This is a written transcript of a portion of an Ask Isaac podcast episode.
We get this question a LOT, with people who are interested in Praxis or just interested in opting out and creating their own path. They know that college is not going to do anything for them. It’s boring. It’s super expensive. They’re not interested in sitting in a classroom and hearing things that they could learn on their own or things that they don’t even care about, often from professors who don’t care, fellow students who aren’t into it. I mean there are just a lot of people, a growing number, who are just like this isn’t all that great. And all the social aspects… I can get those. I can go to football games and parties and whatever. I don’t need to enroll for 4+ years to do this. But, it’s so much the dominant view among our parent’s generation that – I shouldn’t say “our”, I’m sort of in between – but college… that is really like a signal that you’re doing OK.
It gives Mom and Dad something to brag about at the cocktail party with their friends. It’s kind of like if you grow up in a religious community and people say, “How are you doing with God. Are you on the right track?” And if you just say, “Yeah, I’m going to church,” they’re fine. But, you could be going to church and horribly depressed or like doubting everything or totally unhappy… everything in your life is not going well. But, to them, that’s all they needed to hear. That signals that you’re OK. It’s a shortcut for them that makes them feel like you’re “good-to-go.” And you could be like, “I haven’t been going to church for a year, but I’ve never been better. My spiritual life is really great. I’ve been exploring new ways to connect with God,” and it doesn’t matter what you say they’re going to be scared. Right? They’re going to be worried about you because that signal, that shortcut: going to church equals I’m doing well spiritually… or going to college equals I am doing well in my life professionally.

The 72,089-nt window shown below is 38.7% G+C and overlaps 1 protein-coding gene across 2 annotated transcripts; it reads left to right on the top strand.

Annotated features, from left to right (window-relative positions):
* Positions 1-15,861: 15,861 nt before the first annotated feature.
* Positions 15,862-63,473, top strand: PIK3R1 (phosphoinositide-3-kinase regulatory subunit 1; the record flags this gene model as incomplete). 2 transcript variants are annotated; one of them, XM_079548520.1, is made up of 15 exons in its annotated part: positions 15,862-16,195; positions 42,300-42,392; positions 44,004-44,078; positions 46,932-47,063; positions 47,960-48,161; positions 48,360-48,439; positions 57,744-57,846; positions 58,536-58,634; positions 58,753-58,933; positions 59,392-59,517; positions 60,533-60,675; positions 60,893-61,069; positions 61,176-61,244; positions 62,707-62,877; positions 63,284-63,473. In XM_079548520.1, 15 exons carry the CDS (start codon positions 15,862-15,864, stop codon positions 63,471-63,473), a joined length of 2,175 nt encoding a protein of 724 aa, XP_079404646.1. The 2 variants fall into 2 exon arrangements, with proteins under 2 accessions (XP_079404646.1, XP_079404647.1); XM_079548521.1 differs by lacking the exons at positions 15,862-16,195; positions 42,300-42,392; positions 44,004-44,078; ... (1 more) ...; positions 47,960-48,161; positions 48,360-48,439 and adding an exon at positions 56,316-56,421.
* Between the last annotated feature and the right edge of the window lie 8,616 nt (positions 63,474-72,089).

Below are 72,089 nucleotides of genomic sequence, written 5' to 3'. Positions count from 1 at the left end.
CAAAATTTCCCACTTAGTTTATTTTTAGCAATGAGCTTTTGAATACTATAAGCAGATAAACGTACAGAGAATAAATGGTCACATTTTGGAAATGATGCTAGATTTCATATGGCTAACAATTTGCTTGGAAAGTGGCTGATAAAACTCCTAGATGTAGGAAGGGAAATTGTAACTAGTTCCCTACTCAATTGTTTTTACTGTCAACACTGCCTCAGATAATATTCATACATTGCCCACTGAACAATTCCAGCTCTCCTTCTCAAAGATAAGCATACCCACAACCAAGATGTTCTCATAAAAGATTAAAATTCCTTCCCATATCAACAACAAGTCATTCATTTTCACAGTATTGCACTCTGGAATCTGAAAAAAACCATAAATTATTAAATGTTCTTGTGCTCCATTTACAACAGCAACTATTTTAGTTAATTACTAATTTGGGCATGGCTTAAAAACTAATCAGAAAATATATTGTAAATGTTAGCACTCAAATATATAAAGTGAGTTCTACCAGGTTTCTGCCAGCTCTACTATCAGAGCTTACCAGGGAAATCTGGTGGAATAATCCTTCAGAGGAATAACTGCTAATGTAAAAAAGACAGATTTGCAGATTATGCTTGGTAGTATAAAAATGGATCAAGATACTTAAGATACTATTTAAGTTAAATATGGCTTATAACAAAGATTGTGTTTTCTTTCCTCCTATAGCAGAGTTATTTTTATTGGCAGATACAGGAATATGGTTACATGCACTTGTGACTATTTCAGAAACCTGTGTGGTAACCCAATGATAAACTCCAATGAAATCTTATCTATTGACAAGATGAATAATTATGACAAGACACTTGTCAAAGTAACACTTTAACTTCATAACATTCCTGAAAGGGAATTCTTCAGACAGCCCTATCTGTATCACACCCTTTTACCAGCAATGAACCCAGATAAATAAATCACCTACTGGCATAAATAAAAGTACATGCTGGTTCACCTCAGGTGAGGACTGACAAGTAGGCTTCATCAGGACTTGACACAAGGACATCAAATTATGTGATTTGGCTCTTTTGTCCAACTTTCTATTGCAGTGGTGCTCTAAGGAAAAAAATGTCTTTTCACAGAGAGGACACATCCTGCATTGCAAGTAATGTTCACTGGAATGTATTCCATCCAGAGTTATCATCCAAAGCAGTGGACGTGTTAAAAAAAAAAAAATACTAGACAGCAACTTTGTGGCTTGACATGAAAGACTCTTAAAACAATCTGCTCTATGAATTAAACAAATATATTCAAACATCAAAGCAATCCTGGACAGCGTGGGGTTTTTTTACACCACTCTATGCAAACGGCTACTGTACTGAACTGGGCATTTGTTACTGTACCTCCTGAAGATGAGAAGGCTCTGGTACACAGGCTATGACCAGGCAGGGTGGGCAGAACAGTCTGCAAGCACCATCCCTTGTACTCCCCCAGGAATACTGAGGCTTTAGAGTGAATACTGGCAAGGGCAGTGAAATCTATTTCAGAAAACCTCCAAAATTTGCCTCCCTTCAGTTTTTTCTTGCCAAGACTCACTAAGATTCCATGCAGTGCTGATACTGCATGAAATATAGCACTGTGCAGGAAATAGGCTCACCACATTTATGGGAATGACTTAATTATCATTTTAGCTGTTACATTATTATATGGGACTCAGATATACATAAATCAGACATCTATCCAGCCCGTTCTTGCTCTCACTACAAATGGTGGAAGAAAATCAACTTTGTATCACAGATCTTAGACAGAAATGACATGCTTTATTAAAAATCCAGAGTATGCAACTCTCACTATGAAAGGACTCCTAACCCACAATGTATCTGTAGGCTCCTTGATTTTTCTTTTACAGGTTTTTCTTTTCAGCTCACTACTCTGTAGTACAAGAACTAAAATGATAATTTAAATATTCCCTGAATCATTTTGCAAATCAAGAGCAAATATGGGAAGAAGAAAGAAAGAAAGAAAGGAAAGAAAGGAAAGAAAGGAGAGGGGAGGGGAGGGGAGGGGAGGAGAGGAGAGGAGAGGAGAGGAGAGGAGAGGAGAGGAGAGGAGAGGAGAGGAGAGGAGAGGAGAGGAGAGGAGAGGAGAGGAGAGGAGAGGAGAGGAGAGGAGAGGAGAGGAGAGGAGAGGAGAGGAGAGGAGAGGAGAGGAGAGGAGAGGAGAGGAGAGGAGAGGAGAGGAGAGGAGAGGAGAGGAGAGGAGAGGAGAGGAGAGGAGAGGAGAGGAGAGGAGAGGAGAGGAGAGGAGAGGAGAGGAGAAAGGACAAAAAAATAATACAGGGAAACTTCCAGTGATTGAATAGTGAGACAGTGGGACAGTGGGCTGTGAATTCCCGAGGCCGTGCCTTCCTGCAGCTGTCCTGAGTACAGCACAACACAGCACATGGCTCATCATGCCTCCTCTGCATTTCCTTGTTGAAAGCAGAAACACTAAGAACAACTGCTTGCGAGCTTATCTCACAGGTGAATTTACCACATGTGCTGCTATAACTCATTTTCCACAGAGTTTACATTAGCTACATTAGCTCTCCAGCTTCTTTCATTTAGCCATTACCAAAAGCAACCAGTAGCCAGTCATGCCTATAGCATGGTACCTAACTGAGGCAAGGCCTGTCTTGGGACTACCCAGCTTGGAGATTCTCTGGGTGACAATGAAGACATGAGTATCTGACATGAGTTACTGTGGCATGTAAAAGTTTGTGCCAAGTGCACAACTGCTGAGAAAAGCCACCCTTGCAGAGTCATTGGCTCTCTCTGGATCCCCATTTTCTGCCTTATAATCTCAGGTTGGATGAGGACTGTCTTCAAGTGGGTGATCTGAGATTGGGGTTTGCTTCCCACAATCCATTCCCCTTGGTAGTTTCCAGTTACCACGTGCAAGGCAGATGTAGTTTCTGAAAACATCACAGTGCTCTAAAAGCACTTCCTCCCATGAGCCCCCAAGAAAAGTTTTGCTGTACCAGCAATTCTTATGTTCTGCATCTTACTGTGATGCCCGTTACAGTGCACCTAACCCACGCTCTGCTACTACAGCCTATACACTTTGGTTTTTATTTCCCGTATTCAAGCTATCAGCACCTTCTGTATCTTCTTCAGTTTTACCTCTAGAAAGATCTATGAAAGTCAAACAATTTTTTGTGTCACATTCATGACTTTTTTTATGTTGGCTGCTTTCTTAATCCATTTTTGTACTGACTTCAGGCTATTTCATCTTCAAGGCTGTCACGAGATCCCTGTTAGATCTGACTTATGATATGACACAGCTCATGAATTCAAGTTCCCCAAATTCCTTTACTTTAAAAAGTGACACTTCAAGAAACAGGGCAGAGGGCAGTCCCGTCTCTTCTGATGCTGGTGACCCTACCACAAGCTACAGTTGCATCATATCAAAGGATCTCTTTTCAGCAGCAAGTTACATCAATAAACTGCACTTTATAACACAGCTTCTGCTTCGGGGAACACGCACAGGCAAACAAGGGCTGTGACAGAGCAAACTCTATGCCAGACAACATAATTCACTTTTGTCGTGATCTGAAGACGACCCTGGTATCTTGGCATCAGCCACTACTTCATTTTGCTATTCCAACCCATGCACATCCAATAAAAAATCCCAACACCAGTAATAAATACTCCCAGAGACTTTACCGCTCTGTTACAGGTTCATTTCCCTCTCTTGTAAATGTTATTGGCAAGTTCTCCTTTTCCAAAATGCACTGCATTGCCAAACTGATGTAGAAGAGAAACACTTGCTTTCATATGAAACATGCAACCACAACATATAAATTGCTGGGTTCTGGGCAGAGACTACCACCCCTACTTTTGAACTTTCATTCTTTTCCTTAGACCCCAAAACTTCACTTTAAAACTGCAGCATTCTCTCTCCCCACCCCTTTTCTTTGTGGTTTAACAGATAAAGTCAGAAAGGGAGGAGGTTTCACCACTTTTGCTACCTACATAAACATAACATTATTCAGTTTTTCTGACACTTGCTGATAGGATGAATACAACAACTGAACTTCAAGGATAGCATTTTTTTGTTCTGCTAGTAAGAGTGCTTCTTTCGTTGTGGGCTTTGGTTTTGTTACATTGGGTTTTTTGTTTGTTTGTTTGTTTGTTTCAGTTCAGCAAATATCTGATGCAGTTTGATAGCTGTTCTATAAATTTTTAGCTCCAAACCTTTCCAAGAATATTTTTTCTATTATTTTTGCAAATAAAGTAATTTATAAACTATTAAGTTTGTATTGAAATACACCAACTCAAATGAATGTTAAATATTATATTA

You know… maybe that emerged for a reason, where the correlation was so strong, that it made sense for people to make that shortcut. You don’t want to get to know everyone’s life story so it’s like “oh, you’re in college, cool. You’re good to go.” But that correlation is so poor and it’s getting poorer. And it’s such a weak correlation and there is certainly no causation there. So you could say, “Oh, I dropped out of school, but I’m working on a start-up. I’m doing this fitness routine. I’m traveling the world. I’ve never been happier. I’m writing a book.” And all they heard was, “I dropped out of college,” and they’re just like, “Oh, my Gosh. You’re sleeping on a park bench and you’re a loser. I’m so depressed; I’m ashamed of you.”
And you could say, “Oh, I’m just about to graduate from a good school and I’m having really dark thoughts, and I hate my life, and I don’t know what I’m doing. I don’t care about the job I was just offered. I’m depressed. My girlfriend broke up with me.” And all they hear is “Oh, you’re about to graduate. Well, that’s good. Everything else will take care of itself.” Right? It’s this weird, weird thing. So, it is very hard to convince your parents to let you do something other than college.
See part one for the answer to how to get your parents to open up to the idea.
Check out www.discoverpraxis.com if you want to take a year to get out of the classroom and do something awesome, on your terms, in the real world.